Attributes: 1, G, HU
JWST 27500 Selected Topics in Jewish Studies (LA)
Topics of special interest to students and teachers may be developed under this course heading. Prerequisites: One course in the humanities or social sciences. Further prerequisites may be added according to topic. This course may be repeated for credit when topics change. (IRR)
Attributes: HM, HU, SS, TIDE, TPJ
JWST 32300 Gender and Sexuality in Judaism (LA)
Exploration of what it means to be a Jewish man or woman. The course addresses how Jewish gender roles have changed throughout history, as well as how contemporary Jews deal with changes in women's roles and demands for gender equality. Topics covered include what is "gender" and how to study it; traditional roles of men and women in Judaism; the gendered Jewish body; family and sexuality; homosexuality; Jewish feminism; the gender of God; and changing women's religious roles. Cross-listed with RLST 32300. Students may not receive credit for both RLST 32300 and JWST 32300. Prerequisites: Three courses in humanities or social sciences. (Y)
Attributes: 1, HU
JWST 33300 Jewish Mysticism (LA)
This course traces the history of Jewish mysticism. After a brief overview of early Jewish mysticism from the biblical and rabbinic periods, students will concentrate on the medieval flowering of Kabbalah, and its further development in the 16th-century Kabbalah of Safed and Israel and 18th-century Eastern European Hasidism. The emphasis will be placed on understanding both the theoretical and experiential aspects of Jewish mysticism and on examining some of the key texts of Jewish mysticism. Cross-listed with RLST 33300. Students may not receive credit for both RLST 33300 and JWST 33300. Prerequisites: Three courses in the humanities or social sciences. (Y)
JWST 34300 Biblical Interpretation in Judaism and Christianity (LA)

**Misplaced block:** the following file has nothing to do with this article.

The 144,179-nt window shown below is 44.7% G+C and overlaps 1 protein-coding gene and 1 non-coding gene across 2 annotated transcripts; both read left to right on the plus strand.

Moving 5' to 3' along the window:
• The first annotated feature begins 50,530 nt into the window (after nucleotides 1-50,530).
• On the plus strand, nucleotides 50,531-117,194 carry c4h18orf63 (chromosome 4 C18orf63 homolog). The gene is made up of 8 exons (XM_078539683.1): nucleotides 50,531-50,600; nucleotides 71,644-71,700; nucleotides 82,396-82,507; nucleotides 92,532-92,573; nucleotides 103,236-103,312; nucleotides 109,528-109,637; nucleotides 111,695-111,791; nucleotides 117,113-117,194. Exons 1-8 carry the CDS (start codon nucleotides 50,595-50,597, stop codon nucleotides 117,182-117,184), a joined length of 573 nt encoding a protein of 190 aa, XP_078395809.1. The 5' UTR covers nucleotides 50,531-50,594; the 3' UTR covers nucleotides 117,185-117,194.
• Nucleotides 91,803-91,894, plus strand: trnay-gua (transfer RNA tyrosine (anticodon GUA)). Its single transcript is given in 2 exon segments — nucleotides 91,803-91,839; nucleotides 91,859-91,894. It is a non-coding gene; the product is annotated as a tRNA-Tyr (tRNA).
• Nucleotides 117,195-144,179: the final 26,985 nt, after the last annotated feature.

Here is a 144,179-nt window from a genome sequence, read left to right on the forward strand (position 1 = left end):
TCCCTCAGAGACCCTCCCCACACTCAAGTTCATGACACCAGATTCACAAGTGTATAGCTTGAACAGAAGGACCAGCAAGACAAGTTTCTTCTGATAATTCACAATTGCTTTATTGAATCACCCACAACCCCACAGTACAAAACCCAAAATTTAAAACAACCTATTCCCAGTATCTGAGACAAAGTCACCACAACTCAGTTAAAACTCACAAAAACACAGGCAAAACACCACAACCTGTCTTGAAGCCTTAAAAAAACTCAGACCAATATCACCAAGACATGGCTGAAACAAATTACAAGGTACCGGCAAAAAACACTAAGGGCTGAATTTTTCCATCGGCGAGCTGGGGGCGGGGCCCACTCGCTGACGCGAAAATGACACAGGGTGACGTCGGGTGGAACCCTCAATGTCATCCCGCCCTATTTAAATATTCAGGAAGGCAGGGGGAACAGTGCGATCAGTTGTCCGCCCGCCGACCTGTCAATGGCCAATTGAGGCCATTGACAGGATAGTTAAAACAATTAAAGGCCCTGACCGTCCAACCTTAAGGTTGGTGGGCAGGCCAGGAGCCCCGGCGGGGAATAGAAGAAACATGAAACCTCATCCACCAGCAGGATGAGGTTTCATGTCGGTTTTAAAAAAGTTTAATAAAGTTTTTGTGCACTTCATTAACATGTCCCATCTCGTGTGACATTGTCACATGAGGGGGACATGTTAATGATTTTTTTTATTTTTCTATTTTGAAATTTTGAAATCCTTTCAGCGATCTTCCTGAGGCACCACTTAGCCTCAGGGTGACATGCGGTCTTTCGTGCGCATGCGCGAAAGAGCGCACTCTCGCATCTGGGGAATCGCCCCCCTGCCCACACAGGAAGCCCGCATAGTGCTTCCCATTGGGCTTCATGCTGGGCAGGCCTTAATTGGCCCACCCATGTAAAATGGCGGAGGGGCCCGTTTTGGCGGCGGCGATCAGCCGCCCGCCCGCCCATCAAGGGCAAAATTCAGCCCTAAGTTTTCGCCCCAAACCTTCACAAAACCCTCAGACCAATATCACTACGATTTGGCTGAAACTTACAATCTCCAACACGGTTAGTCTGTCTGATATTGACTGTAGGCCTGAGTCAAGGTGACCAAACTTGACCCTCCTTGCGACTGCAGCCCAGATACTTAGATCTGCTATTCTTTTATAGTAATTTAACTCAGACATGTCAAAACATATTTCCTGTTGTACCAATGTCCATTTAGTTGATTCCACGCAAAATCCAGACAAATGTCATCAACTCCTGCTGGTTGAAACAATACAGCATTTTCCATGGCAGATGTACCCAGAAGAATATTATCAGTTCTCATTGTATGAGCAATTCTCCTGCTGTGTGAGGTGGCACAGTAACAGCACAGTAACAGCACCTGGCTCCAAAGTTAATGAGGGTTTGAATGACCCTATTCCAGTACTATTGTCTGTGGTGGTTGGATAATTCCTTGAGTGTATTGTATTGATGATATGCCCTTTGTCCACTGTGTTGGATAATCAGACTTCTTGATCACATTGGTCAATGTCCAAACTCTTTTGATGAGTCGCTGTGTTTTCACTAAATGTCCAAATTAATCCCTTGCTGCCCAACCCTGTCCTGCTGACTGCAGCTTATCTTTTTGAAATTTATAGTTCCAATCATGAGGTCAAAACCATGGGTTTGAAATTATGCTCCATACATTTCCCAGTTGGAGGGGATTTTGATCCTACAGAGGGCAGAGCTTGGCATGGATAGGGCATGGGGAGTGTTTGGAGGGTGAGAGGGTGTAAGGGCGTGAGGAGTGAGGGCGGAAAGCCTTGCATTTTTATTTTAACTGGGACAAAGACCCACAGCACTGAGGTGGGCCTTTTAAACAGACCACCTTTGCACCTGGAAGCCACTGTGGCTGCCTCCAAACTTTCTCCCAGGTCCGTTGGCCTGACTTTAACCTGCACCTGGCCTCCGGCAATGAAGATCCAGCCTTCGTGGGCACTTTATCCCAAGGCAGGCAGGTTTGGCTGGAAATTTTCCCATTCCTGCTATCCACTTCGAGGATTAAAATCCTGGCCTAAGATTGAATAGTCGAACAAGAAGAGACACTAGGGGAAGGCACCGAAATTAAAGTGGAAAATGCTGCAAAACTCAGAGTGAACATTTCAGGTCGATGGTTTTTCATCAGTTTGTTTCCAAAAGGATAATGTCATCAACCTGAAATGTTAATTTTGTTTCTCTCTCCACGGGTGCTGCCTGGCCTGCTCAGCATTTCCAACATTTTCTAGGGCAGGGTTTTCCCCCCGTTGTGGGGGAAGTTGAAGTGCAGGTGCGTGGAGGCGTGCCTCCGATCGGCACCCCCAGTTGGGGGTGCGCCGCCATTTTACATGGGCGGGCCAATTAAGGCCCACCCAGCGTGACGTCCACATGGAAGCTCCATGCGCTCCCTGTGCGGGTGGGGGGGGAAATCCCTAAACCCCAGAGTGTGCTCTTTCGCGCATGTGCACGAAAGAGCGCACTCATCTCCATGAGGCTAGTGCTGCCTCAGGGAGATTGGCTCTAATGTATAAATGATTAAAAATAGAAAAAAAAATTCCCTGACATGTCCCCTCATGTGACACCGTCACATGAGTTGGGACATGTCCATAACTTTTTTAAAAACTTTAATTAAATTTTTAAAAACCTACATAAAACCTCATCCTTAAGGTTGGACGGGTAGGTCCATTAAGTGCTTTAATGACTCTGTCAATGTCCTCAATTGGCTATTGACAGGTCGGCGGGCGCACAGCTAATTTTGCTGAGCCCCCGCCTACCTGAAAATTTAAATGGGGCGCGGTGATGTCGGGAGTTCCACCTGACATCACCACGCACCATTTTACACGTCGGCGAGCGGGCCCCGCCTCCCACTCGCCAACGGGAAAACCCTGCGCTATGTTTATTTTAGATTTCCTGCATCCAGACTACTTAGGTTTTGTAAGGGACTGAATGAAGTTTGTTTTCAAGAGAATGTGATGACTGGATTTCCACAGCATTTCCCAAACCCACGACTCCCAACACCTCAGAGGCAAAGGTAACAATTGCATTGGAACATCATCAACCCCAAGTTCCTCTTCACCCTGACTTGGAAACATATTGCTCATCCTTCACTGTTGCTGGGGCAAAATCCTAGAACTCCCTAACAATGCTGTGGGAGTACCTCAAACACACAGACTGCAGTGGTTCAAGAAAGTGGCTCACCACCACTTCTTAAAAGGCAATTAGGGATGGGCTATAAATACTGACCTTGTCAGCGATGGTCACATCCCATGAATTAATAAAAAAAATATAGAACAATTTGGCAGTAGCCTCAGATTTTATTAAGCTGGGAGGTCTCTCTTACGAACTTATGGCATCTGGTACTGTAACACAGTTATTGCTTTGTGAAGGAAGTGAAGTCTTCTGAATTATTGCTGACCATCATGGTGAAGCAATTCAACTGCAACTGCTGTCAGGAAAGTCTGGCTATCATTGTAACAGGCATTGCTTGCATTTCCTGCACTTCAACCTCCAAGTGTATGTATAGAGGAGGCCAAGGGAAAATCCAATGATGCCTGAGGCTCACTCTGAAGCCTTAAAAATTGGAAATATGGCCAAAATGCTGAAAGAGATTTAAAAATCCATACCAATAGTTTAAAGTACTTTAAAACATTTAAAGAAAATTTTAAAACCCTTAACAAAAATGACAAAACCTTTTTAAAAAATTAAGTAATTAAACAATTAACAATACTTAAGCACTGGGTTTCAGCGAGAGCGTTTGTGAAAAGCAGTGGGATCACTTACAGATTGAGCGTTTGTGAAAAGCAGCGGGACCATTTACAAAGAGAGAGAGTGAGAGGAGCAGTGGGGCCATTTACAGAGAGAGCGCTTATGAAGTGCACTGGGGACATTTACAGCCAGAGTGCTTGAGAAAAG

Examines the theological and literary dimensions of reading the Bible in the Jewish and Christian traditions. Focuses on the comparative study of Jewish and Christian methodologies for interpreting the Bible. Prerequisites: Three courses in the humanities, at least one of which is in English, Jewish studies, or religious studies.
JWST 35300 Jewish Folk Religion: Magic and Ritual Power (LA)
Traces the history of the Jewish tradition of ritual power from biblical antiquity through the Middle Ages and through its transformation in the modern world. Introduces students to the historical and anthropological study of magic and ritual power, and the relationship between magic and religion. Topics covered include the use of amulets and incantations for healing, the relationship between magic and Jewish mysticism, possession, and exorcism in the early modern world, and the persistence of the Jewish magical tradition in the modern era. Prerequisites: Three courses in the humanities or social sciences, including one from anthropology, Jewish studies, or religion (or permission from the instructor to waive the requirement). (IRR)
JWST 37500-37501 Selected Topics in Jewish Studies (LA)
Topics of special interest to students and teachers may be developed under this course heading. Prerequisites: 3 courses in the humanities or social sciences. Further prerequisites may be added according to topic. This course may be repeated for credit when topics change. (IRR)
Attributes: HU, SS
JWST 42000-42001 Internship: Jewish Studies (NLA)
On-site work experience, combined with academic study, in agencies or educational institutions with significant Jewish content, such as Jewish schools or community agencies or multicultural groups. Arranged individually at the student's request with the individual instructor, a sponsoring agency, and permission of the Jewish studies coordinator. Prerequisites: Permission of instructor. 1-(IRR)
JWST 49100 Independent Study in Jewish Studies (LA)
Special research on an individual project arranged by a student with a particular faculty member. The project may include reading books and/or writing papers under the guidance of the faculty member, with a performance expectation of upper-level work. Offered on demand only. Prerequisites: Permission of instructor. (IRR)